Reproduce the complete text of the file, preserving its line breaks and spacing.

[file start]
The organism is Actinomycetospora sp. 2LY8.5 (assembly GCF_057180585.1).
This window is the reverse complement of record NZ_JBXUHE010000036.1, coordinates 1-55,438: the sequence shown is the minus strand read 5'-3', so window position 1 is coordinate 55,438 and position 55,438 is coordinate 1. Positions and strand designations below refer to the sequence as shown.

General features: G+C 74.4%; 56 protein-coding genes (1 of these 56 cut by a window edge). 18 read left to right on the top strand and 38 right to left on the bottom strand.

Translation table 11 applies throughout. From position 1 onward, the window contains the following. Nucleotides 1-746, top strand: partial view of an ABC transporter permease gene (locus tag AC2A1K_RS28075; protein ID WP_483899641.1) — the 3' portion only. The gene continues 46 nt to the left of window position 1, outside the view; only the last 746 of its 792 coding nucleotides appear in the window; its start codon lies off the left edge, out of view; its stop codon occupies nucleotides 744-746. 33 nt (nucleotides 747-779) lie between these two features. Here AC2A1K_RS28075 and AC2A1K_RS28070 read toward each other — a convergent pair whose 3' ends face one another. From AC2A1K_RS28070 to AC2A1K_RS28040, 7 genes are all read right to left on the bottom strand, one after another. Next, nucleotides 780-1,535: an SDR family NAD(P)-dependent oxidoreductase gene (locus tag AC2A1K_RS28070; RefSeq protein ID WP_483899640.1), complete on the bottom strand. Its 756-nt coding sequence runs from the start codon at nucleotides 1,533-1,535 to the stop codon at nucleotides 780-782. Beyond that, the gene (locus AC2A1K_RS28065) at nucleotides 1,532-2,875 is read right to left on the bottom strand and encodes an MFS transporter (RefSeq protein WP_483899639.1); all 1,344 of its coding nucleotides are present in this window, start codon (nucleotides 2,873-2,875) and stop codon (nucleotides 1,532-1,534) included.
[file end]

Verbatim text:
The organism is Actinomycetospora sp. 2LY8.5 (assembly GCF_057180585.1).
This window is the reverse complement of record NZ_JBXUHE010000036.1, coordinates 1-55,438: the sequence shown is the minus strand read 5'-3', so window position 1 is coordinate 55,438 and position 55,438 is coordinate 1. Positions and strand designations below refer to the sequence as shown.

General features: G+C 74.4%; 56 protein-coding genes (1 of these 56 cut by a window edge). 18 read left to right on the top strand and 38 right to left on the bottom strand.

Translation table 11 applies throughout. From position 1 onward, the window contains the following. Nucleotides 1-746, top strand: partial view of an ABC transporter permease gene (locus tag AC2A1K_RS28075; protein ID WP_483899641.1) — the 3' portion only. The gene continues 46 nt to the left of window position 1, outside the view; only the last 746 of its 792 coding nucleotides appear in the window; its start codon lies off the left edge, out of view; its stop codon occupies nucleotides 744-746. 33 nt (nucleotides 747-779) lie between these two features. Here AC2A1K_RS28075 and AC2A1K_RS28070 read toward each other — a convergent pair whose 3' ends face one another. From AC2A1K_RS28070 to AC2A1K_RS28040, 7 genes are all read right to left on the bottom strand, one after another. Next, nucleotides 780-1,535: an SDR family NAD(P)-dependent oxidoreductase gene (locus tag AC2A1K_RS28070; RefSeq protein ID WP_483899640.1), complete on the bottom strand. Its 756-nt coding sequence runs from the start codon at nucleotides 1,533-1,535 to the stop codon at nucleotides 780-782. Beyond that, the gene (locus AC2A1K_RS28065) at nucleotides 1,532-2,875 is read right to left on the bottom strand and encodes an MFS transporter (RefSeq protein WP_483899639.1); all 1,344 of its coding nucleotides are present in this window, start codon (nucleotides 2,873-2,875) and stop codon (nucleotides 1,532-1,534) included.